In what is now an established Halloween tradition, it is time for me to pick a horror franchise, force myself to watch it all and then moan about it on here. So far I’ve done A Nightmare on Elm Street, Halloween, Friday the 13th and Saw (the writing on the older ones makes me cringe) with all five of them successfully driving me a little bit insane. Of course, that’s partly down to the fact that I have developed a habit of binging these increasingly awful films in the last five days of October before promising that next year it will be different. Guess what, folks? It wasn’t!
2019’s franchise of choice is Hellraiser, Clive Barker’s brainchild and a series which has, at the time of writing, ten films, most of which went straight to DVD. Why do I do this to myself?
With albums done and dusted, it’s time for the films to step up. In the past, I’ve only done ten of these, but I’ve decided to go twenty across the board this year which has allowed me to talk about even more lovely pieces of cinema! Perhaps because of that, this feels like the most eclectic list I’ve ever put together. We’ve got blockbusters, musicals, animation and enough coming of age stories to bring us all safely through puberty. This list is based on UK cinematic release dates, hence the inclusion of films which came out last year in America. Let’s get to it.
A serial killer who doesn’t kill. That’s the intrigue at the heart of the Saw films. Instead, Jigsaw’s victims are placed within a game. A game in which you may face great pain or even the loss of a limb, but in which it is always possible to survive. Why? Because Jigsaw is dying of cancer, and with that knowledge weighing him down he looks at the world and sees humanity wasting their lives. He wants them to understand how incredible it is to be alive.
It’s the most listicle time of the year. The end of the year wouldn’t be the end of the year if people like me didn’t tell you about all the things that we love. Over the next few days, I’ll be running down my films, albums, matches and wrestler of the year. I think that’s it, although there’s every chance I’ll come up with something else. I love me a list.
Today we’re heading to the cinema. For what was, in my opinion, an outstanding year. It took me ages to narrow this list down to ten, and the first draft was closer to the fifty mark. There are still a few films that I wish could be on here, sadly I just ain’t got the room.
As usual, this is purely personal opinion, so don’t bother telling me I’m wrong. I’m also going by UK’s release dates, hence the inclusion of some things that came out last year in other parts of the world. Anyway, let’s get on with it.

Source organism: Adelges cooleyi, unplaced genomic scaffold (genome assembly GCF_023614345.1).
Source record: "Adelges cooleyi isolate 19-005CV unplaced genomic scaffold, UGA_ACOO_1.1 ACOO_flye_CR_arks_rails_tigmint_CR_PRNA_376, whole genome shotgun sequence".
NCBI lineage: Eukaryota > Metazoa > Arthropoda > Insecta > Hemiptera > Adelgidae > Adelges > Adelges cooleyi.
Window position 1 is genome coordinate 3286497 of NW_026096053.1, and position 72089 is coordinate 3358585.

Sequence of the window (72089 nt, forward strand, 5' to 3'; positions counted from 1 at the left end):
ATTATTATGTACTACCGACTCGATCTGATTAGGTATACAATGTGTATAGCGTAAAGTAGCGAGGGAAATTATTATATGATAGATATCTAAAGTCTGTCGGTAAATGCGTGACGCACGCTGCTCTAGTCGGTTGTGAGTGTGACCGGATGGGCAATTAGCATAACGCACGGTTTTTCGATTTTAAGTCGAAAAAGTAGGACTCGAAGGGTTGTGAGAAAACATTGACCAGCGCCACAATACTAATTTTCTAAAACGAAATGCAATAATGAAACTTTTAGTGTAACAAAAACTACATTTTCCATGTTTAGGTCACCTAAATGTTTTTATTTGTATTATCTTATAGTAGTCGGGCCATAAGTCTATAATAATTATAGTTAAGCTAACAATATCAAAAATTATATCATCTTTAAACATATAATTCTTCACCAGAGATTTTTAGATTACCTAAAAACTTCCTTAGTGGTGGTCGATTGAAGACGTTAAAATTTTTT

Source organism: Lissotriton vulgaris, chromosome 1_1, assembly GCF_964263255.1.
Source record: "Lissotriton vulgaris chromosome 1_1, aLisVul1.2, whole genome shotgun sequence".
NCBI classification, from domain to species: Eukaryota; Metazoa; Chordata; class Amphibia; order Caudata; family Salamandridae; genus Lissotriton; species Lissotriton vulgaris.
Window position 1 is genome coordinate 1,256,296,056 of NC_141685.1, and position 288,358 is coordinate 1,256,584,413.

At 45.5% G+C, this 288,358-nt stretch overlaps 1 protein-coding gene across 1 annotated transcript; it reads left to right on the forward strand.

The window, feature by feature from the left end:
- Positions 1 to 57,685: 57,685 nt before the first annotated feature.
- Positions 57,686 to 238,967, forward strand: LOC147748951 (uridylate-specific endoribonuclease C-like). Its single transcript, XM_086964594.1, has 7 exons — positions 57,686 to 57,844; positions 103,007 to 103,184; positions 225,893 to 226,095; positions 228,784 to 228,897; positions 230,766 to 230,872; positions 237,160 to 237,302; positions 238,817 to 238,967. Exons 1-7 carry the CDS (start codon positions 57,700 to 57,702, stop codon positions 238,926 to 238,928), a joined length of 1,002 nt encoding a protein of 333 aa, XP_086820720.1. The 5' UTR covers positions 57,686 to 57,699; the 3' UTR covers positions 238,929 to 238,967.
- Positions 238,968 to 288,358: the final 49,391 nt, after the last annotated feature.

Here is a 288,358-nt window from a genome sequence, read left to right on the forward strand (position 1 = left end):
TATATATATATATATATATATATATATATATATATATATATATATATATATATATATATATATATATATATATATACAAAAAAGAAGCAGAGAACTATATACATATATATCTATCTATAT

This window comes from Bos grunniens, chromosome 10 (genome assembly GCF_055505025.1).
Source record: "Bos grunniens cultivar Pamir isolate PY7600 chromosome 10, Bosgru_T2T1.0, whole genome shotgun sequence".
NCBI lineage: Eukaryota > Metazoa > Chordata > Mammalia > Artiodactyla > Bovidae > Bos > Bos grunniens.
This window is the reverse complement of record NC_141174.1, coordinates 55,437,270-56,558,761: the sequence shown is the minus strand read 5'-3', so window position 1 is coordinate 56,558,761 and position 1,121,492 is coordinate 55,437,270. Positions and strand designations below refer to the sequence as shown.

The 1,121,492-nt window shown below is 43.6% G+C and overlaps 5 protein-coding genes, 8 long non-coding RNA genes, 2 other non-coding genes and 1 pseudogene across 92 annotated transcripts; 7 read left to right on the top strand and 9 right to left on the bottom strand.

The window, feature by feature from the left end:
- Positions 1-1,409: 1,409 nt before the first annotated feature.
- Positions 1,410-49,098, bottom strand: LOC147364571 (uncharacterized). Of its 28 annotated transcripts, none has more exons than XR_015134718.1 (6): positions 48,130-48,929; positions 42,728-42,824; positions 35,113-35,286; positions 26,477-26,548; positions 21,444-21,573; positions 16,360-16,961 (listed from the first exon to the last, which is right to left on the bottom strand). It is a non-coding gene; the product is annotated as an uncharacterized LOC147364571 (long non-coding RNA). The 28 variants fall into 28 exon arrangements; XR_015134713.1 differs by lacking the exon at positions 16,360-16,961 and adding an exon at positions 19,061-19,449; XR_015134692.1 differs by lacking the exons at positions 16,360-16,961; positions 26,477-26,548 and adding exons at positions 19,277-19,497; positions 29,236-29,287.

In a world where recent surprises have tended to be a bit scary, Paddington was a shot of joy. That famous little bear was adapted for the modern world and it turned out that he was maybe what we all needed. Of course, such success could only mean one thing. A sequel. Suddenly, the worries were setting in. Could that magic be captured twice? Or would Paddington’s beauty be twisted into a corporate cash cow?
The poster makes it clear that this probably won’t be a cheery ride.
The Killing of a Sacred Deer is the cinematic equivalent of being slowly choked out. At the start it’s uncomfortable, but tinged with a degree of humour at the ridiculousness of the situation. The clipped dialogue that is becoming Yorgos Lantihmos’s trademark makes regular conversations awkward. However, it also makes them funny. The matter of fact way that Colin Farrell’s Steven Murphy tells his colleague that his daughter has started menstruating catches you off guard and the laugh escapes your lips before you can stop it.
Over the last few years, I have been establishing a tradition. Every Halloween I pick one horror franchise and watch it from start to finish. Two years ago I did Nightmare on Elm Streetand I followed that up last year with Halloween. So, to knock out the slasher hat-trick, there was only one place to go in 2017, Camp Crystal Lake for a date on Friday The 13th. It was a challenge that I quickly regretted taking up.
Thor: Ragnarok solves a problem that has been plaguing Marvel’s cinematic version of the Thunder God from the start. Even when the Avengers worked it out, the standalone Thor films lagged behind, and we were beginning to worry that it would never happen. Thankfully, Ragnarok is here, and with it, they finally realised that everything about Thor – from the concept to the world he inhabits – is slightly ridiculous.
Noel Clarke has something that a lot of actors would kill for. It doesn’t matter who is playing, or in what genre, you want to like him. That likability is not the sole reason he’s been able to succeed as a writer, director and performer, but it’s certainly helped. Sadly, it’s not enough to save The Anomalyfrom what it is, a bit of a stinker.